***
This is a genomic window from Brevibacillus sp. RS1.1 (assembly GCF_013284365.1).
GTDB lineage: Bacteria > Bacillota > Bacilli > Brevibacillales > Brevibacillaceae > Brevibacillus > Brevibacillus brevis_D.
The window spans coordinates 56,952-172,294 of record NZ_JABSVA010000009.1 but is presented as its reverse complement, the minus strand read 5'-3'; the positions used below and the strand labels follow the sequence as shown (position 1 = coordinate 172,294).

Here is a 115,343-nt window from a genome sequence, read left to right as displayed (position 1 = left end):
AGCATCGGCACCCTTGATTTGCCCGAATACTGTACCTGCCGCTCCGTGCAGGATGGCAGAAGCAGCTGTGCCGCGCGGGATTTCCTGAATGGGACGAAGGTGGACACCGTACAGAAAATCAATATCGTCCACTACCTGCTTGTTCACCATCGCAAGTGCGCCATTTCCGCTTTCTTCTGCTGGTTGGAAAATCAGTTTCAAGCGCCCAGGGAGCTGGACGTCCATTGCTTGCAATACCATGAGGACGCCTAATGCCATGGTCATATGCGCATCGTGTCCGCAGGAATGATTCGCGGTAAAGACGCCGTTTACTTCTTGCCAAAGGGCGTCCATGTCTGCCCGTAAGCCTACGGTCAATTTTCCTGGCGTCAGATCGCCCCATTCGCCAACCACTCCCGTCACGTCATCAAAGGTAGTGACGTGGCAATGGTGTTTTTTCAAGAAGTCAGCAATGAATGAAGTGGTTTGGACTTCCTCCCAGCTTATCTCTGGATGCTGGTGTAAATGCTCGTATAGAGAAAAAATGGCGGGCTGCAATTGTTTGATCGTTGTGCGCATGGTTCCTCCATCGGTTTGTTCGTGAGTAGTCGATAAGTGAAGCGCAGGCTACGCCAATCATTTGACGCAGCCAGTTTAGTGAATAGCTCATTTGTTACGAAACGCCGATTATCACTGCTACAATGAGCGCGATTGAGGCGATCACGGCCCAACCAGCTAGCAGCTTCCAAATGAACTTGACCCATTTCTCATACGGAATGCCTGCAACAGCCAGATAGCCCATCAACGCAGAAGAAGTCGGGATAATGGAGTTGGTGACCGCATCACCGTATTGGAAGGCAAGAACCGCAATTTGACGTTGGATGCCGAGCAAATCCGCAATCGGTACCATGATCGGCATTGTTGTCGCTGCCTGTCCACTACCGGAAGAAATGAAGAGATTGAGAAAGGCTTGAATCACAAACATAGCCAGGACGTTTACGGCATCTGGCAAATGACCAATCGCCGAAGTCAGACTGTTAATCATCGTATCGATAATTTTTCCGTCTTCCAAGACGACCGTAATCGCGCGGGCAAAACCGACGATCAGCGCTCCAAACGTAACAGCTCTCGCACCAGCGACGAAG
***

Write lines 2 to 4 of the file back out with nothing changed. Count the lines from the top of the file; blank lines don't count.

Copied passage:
GTDB lineage: Bacteria > Bacillota > Bacilli > Brevibacillales > Brevibacillaceae > Brevibacillus > Brevibacillus brevis_D.
The window spans coordinates 56,952-172,294 of record NZ_JABSVA010000009.1 but is presented as its reverse complement, the minus strand read 5'-3'; the positions used below and the strand labels follow the sequence as shown (position 1 = coordinate 172,294).

Here is a 115,343-nt window from a genome sequence, read left to right as displayed (position 1 = left end):